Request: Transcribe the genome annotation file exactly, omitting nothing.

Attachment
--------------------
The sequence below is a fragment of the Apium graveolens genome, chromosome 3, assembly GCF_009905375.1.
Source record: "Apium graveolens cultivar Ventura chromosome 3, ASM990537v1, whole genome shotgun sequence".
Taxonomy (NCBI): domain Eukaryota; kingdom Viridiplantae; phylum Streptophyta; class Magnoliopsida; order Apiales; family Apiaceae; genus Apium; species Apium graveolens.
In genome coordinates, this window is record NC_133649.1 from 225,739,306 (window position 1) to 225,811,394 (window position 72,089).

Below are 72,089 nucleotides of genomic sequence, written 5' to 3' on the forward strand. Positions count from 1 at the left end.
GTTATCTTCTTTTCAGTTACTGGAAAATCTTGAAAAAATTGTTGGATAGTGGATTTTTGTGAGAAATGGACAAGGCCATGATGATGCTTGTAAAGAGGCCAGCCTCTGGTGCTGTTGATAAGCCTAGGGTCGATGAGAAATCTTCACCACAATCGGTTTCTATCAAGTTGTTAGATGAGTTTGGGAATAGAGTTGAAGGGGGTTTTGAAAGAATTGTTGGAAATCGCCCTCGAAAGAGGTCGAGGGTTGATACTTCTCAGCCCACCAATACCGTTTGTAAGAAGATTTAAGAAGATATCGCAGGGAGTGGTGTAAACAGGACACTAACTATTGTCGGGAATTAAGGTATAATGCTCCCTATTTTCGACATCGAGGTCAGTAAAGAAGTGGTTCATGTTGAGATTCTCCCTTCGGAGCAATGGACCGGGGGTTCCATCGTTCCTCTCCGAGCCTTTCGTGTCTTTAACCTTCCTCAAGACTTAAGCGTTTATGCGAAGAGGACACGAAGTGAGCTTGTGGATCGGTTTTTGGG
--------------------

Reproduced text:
The sequence below is a fragment of the Apium graveolens genome, chromosome 3, assembly GCF_009905375.1.
Source record: "Apium graveolens cultivar Ventura chromosome 3, ASM990537v1, whole genome shotgun sequence".
Taxonomy (NCBI): domain Eukaryota; kingdom Viridiplantae; phylum Streptophyta; class Magnoliopsida; order Apiales; family Apiaceae; genus Apium; species Apium graveolens.
In genome coordinates, this window is record NC_133649.1 from 225,739,306 (window position 1) to 225,811,394 (window position 72,089).

Below are 72,089 nucleotides of genomic sequence, written 5' to 3' on the forward strand. Positions count from 1 at the left end.
GTTATCTTCTTTTCAGTTACTGGAAAATCTTGAAAAAATTGTTGGATAGTGGATTTTTGTGAGAAATGGACAAGGCCATGATGATGCTTGTAAAGAGGCCAGCCTCTGGTGCTGTTGATAAGCCTAGGGTCGATGAGAAATCTTCACCACAATCGGTTTCTATCAAGTTGTTAGATGAGTTTGGGAATAGAGTTGAAGGGGGTTTTGAAAGAATTGTTGGAAATCGCCCTCGAAAGAGGTCGAGGGTTGATACTTCTCAGCCCACCAATACCGTTTGTAAGAAGATTTAAGAAGATATCGCAGGGAGTGGTGTAAACAGGACACTAACTATTGTCGGGAATTAAGGTATAATGCTCCCTATTTTCGACATCGAGGTCAGTAAAGAAGTGGTTCATGTTGAGATTCTCCCTTCGGAGCAATGGACCGGGGGTTCCATCGTTCCTCTCCGAGCCTTTCGTGTCTTTAACCTTCCTCAAGACTTAAGCGTTTATGCGAAGAGGACACGAAGTGAGCTTGTGGATCGGTTTTTGGG